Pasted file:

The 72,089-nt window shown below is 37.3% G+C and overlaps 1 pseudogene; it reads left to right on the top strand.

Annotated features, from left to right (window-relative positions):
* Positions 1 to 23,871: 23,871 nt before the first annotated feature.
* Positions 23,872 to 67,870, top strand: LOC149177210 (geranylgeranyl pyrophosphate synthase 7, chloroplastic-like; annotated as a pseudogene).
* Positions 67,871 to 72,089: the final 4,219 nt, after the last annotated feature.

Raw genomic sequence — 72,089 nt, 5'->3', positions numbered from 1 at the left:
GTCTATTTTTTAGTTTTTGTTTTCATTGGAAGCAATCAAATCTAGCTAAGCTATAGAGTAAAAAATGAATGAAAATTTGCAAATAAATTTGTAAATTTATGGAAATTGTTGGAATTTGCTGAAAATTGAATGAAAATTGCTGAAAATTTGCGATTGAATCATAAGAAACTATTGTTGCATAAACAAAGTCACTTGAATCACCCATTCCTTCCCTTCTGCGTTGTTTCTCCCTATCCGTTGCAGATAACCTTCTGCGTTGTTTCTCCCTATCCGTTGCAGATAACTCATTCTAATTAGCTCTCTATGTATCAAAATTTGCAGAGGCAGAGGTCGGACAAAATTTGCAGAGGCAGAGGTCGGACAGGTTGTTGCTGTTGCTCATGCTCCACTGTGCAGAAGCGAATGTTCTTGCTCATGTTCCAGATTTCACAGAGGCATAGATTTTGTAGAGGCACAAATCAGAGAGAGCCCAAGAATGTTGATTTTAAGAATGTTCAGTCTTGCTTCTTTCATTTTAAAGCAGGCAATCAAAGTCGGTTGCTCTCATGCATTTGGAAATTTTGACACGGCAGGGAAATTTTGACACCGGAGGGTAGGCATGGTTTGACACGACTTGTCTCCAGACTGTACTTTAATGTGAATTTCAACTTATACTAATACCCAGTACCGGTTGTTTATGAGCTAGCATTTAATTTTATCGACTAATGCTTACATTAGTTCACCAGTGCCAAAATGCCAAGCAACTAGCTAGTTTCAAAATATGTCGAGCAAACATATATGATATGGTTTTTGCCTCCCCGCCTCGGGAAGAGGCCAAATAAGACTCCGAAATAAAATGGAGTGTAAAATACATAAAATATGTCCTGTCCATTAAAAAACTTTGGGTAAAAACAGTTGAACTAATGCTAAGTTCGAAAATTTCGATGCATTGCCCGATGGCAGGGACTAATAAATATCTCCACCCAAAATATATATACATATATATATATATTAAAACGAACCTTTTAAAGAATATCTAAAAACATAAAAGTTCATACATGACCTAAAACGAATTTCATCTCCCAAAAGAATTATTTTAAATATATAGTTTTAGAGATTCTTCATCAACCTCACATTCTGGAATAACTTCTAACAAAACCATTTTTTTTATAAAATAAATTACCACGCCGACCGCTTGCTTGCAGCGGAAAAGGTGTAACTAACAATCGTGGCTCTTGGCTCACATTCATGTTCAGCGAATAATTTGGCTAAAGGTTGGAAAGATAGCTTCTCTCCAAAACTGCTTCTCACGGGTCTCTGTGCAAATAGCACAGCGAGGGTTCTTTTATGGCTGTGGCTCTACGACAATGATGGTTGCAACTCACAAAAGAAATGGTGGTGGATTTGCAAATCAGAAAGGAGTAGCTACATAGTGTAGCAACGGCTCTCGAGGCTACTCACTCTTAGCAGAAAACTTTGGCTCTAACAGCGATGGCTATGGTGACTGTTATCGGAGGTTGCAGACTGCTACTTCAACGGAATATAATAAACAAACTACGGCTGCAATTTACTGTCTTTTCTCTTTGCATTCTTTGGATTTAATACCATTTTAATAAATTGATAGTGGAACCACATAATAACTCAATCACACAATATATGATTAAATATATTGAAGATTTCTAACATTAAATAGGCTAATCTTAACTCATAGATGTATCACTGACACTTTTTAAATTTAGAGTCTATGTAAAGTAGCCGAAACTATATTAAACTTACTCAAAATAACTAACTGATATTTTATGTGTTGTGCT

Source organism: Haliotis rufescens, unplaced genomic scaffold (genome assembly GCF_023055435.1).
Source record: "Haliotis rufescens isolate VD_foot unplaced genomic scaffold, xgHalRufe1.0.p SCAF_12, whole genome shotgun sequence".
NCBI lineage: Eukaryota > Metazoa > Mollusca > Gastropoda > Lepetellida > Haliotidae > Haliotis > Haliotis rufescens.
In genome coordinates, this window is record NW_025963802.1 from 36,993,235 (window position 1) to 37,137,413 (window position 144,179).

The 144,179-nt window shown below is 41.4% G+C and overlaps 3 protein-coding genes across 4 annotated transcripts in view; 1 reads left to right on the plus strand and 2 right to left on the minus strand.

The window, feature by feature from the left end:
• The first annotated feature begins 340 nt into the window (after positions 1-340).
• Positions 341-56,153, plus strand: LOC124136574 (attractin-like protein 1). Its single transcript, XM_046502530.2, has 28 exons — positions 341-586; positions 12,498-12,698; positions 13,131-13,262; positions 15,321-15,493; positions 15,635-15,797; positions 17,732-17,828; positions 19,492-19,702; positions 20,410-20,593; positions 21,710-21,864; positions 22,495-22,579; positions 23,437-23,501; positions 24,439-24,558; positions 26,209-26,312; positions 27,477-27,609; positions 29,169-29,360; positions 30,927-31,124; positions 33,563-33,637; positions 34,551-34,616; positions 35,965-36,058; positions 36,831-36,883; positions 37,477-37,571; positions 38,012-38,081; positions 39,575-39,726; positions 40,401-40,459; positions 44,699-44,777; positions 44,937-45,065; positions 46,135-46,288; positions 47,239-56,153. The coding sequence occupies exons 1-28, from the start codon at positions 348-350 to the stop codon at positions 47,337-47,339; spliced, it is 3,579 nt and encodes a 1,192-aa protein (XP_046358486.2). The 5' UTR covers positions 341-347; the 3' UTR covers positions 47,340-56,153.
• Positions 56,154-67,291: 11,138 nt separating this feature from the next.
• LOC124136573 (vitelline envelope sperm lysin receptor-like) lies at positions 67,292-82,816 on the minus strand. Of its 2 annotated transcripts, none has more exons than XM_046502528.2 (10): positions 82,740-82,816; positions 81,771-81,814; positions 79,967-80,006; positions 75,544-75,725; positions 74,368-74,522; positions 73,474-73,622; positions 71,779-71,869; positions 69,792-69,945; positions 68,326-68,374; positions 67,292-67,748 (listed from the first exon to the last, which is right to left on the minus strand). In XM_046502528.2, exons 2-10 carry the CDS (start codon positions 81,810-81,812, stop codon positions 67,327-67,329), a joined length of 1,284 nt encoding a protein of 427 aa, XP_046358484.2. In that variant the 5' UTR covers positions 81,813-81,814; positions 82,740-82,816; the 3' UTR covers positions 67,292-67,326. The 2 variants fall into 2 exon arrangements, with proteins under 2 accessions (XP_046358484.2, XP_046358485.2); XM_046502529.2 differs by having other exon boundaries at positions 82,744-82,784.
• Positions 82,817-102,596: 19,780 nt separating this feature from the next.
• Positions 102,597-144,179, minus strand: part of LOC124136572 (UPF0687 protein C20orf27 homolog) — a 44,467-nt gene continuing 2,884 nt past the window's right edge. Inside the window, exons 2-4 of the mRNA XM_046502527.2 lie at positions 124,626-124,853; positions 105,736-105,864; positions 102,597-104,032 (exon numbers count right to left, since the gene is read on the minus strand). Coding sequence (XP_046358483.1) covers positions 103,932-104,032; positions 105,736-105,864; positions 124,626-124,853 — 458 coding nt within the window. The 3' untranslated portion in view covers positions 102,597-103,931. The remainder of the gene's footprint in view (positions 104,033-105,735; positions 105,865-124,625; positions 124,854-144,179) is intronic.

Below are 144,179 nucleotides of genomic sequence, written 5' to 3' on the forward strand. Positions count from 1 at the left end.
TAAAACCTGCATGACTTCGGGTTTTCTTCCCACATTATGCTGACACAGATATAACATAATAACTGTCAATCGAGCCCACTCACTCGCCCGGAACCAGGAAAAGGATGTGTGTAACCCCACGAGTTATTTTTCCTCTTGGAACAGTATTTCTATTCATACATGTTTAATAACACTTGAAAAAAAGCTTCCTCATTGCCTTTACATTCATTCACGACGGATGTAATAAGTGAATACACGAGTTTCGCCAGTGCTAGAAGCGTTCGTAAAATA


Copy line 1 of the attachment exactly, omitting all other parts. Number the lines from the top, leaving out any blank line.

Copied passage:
The 72,089-nt window shown below is 37.3% G+C and overlaps 1 pseudogene; it reads left to right on the top strand.